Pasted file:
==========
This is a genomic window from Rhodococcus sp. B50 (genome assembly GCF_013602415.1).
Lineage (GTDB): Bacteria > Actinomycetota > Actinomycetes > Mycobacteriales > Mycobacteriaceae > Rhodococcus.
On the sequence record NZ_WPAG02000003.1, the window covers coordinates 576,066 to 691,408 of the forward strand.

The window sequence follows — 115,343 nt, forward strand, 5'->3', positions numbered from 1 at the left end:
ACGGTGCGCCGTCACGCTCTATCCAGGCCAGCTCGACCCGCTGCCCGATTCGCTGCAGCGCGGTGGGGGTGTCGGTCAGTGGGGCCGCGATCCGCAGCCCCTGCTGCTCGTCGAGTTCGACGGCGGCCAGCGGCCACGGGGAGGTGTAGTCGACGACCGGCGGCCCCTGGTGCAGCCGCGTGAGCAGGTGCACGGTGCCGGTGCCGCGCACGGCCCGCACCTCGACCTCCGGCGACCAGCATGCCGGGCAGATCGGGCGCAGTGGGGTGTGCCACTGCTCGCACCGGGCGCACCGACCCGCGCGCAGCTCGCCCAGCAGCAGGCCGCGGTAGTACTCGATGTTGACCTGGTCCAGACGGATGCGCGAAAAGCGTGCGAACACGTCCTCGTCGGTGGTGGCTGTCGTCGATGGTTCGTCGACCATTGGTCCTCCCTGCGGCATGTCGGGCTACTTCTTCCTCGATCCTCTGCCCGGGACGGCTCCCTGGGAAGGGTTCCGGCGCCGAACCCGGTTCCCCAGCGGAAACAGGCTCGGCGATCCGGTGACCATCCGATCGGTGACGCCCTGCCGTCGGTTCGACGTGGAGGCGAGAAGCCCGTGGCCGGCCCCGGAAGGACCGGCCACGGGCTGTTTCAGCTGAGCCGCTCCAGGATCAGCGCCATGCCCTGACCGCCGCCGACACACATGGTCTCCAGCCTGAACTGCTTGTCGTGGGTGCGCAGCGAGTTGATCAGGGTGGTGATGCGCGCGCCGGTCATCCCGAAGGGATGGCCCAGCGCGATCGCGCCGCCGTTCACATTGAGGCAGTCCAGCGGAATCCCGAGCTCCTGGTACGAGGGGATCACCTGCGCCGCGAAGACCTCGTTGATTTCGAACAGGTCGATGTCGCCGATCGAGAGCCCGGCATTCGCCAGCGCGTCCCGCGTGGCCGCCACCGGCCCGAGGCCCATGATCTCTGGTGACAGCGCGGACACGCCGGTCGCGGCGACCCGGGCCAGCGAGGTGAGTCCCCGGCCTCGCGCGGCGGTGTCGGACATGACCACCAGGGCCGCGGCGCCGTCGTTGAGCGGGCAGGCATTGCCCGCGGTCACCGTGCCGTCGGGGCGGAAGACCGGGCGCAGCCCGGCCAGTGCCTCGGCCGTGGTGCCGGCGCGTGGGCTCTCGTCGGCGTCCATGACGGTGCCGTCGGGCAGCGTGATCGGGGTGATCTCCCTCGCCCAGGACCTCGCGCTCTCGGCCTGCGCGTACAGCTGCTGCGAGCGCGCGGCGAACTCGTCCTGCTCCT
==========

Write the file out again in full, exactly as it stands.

This is a genomic window from Rhodococcus sp. B50 (genome assembly GCF_013602415.1).
Lineage (GTDB): Bacteria > Actinomycetota > Actinomycetes > Mycobacteriales > Mycobacteriaceae > Rhodococcus.
On the sequence record NZ_WPAG02000003.1, the window covers coordinates 576,066 to 691,408 of the forward strand.

The window sequence follows — 115,343 nt, forward strand, 5'->3', positions numbered from 1 at the left end:
ACGGTGCGCCGTCACGCTCTATCCAGGCCAGCTCGACCCGCTGCCCGATTCGCTGCAGCGCGGTGGGGGTGTCGGTCAGTGGGGCCGCGATCCGCAGCCCCTGCTGCTCGTCGAGTTCGACGGCGGCCAGCGGCCACGGGGAGGTGTAGTCGACGACCGGCGGCCCCTGGTGCAGCCGCGTGAGCAGGTGCACGGTGCCGGTGCCGCGCACGGCCCGCACCTCGACCTCCGGCGACCAGCATGCCGGGCAGATCGGGCGCAGTGGGGTGTGCCACTGCTCGCACCGGGCGCACCGACCCGCGCGCAGCTCGCCCAGCAGCAGGCCGCGGTAGTACTCGATGTTGACCTGGTCCAGACGGATGCGCGAAAAGCGTGCGAACACGTCCTCGTCGGTGGTGGCTGTCGTCGATGGTTCGTCGACCATTGGTCCTCCCTGCGGCATGTCGGGCTACTTCTTCCTCGATCCTCTGCCCGGGACGGCTCCCTGGGAAGGGTTCCGGCGCCGAACCCGGTTCCCCAGCGGAAACAGGCTCGGCGATCCGGTGACCATCCGATCGGTGACGCCCTGCCGTCGGTTCGACGTGGAGGCGAGAAGCCCGTGGCCGGCCCCGGAAGGACCGGCCACGGGCTGTTTCAGCTGAGCCGCTCCAGGATCAGCGCCATGCCCTGACCGCCGCCGACACACATGGTCTCCAGCCTGAACTGCTTGTCGTGGGTGCGCAGCGAGTTGATCAGGGTGGTGATGCGCGCGCCGGTCATCCCGAAGGGATGGCCCAGCGCGATCGCGCCGCCGTTCACATTGAGGCAGTCCAGCGGAATCCCGAGCTCCTGGTACGAGGGGATCACCTGCGCCGCGAAGACCTCGTTGATTTCGAACAGGTCGATGTCGCCGATCGAGAGCCCGGCATTCGCCAGCGCGTCCCGCGTGGCCGCCACCGGCCCGAGGCCCATGATCTCTGGTGACAGCGCGGACACGCCGGTCGCGGCGACCCGGGCCAGCGAGGTGAGTCCCCGGCCTCGCGCGGCGGTGTCGGACATGACCACCAGGGCCGCGGCGCCGTCGTTGAGCGGGCAGGCATTGCCCGCGGTCACCGTGCCGTCGGGGCGGAAGACCGGGCGCAGCCCGGCCAGTGCCTCGGCCGTGGTGCCGGCGCGTGGGCTCTCGTCGGCGTCCATGACGGTGCCGTCGGGCAGCGTGATCGGGGTGATCTCCCTCGCCCAGGACCTCGCGCTCTCGGCCTGCGCGTACAGCTGCTGCGAGCGCGCGGCGAACTCGTCCTGCTCCT